Monday, June 01, 2015

Putting the blog on indefinite hold

Which shouldn't be too much of a surprise, since the last post was over a year ago. In any case, there are many reasons for it. First off, I think we face a much different political climate than we did when I started writing this. I started writing the blog just a little over six months after 9/11. With Obama winning, rolling back much of Bush's politics, and, amazingly enough, not becoming another self interested politician, the climate of fear and paranoia that categorized those days has pretty much dissipated. So in part, we've won. In part, also, I feel we're suffering from what could be called 'winners syndrome'.

Progressives have won, but in becoming winners, there's been a tendency for writers to not engage in the type of self criticism that's necessary, and that they, we, often held the right accountable for.

The type of politics that I believe in are ones that, while rooted in progressive values, recognize that conservatives and sometimes libertarians have good points at times as well. I have no interest in becoming part of a new orthodoxy.

Perhaps in the future there will be tendencies that reflect the kind of politics that I'd like to see, but in the short term, there appears to be nothing on the horizon that captures the kind of nuance that I personally believe in.

*on edit...there was a post about six months ago, but the fact that .I forgot about it shows that it's time to put an official break on things.

Sunday, December 14, 2014

The Fallacy of Post-Modernism

The Fallacy of Post-Modernism. To me, it’s based on familiar ideas expressed in an exotic vocabulary. 
If you look at Lyotard’s original “The Post-Modern Condition: A Report on the Status of Knowledge”, what he says is that in the Modern or Modernistic world you had several “Meta-Narratives” that organized everything, and in the Post-Modern world you no longer have any “Meta-Narratives” at all. 
Well…what exactly is this “Meta-Narrative” spoken of? 

In truth, what Lyotard was expressing is almost identical to historical ideas from Hegel and others that said that every historical era and every culture within that historical era had its own unique fixations and values….and that with the change of history, over time, one set of values declines and another rises in its place. None of this is particularly new at all, and it manifests not just in history and Hegel but also in Marx with the processions of different modes of production.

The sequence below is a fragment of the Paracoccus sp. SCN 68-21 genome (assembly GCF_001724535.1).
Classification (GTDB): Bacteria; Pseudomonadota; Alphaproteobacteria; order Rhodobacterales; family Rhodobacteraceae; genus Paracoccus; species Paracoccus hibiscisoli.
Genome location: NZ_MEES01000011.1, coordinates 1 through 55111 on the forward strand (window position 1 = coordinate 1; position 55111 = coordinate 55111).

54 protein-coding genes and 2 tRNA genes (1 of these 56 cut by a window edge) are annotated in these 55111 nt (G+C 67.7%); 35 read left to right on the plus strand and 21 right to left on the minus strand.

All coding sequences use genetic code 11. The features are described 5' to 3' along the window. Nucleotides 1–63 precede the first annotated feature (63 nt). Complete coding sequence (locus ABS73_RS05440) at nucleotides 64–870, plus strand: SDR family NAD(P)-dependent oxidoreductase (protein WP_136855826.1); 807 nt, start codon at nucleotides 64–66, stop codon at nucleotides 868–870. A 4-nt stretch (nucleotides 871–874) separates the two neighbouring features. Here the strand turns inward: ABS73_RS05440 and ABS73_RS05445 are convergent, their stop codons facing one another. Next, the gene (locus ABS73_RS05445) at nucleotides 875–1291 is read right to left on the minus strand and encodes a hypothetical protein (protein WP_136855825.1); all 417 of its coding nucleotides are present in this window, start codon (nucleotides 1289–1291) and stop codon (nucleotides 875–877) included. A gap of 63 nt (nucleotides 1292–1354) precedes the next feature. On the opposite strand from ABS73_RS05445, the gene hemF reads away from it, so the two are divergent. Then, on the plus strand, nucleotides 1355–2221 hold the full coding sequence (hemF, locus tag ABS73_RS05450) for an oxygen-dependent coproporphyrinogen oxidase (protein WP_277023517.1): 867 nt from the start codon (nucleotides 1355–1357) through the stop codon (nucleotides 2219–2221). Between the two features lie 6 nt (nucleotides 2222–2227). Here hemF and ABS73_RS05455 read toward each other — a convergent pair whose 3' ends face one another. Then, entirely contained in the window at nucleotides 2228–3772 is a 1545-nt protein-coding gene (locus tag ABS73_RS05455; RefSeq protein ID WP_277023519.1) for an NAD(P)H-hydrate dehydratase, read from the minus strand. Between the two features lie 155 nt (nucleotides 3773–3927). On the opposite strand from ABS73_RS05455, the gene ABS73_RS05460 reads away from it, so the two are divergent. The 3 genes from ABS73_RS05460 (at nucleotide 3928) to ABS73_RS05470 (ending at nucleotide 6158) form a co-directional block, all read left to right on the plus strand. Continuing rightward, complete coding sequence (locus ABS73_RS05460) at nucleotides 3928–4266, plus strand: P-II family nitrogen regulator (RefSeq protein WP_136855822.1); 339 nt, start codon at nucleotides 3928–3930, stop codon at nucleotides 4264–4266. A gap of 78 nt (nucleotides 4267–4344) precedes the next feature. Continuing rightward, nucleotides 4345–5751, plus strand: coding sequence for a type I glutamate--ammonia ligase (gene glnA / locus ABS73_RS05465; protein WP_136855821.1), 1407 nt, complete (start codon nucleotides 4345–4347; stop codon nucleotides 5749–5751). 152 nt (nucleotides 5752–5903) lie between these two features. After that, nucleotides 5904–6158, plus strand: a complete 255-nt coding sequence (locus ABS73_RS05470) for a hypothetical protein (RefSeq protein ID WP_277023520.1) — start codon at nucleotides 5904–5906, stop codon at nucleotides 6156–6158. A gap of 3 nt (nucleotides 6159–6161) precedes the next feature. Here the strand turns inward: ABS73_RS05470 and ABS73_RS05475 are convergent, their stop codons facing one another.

In Lyotard’s “Post-Modern Condition”, the question to be asked is why exactly the end of Modernism, as an era, would be replaced by nothing unique at all? One could argue very easily that the “Post-Modern” confusion he saw is a temporary condition based on the ending of one historical era and the beginning of a new one, a sort of lull in the historical stream between two eras, rather than anything permanent. 

If, however, we really don’t have any overarching ideas or values that would rule our historical era, but everything really is now up for permanent grabs with mixing and matching, that would be significant, very significant…..but the post-modernists don’t provide any proof for this, and give evidence of not even understanding the concepts that they advocate for. 

Sunday, November 09, 2014

"Black Coffee Co-op" is no more, and I'm rejoicing

Because it was a blight on the neighborhood and illustrated one of the key problems of anarchists in getting anyone to take them seriously: their link with street culture and punk culture. If you want social change, it's got to be social change that actually involves society itself as a whole, not just one tiny demographic. If large scale change is going to happen, you have to appeal to regular people, folks with relatively normal lives, and not simply declare that people who are part of a youth sub-culture are the vanguard of change.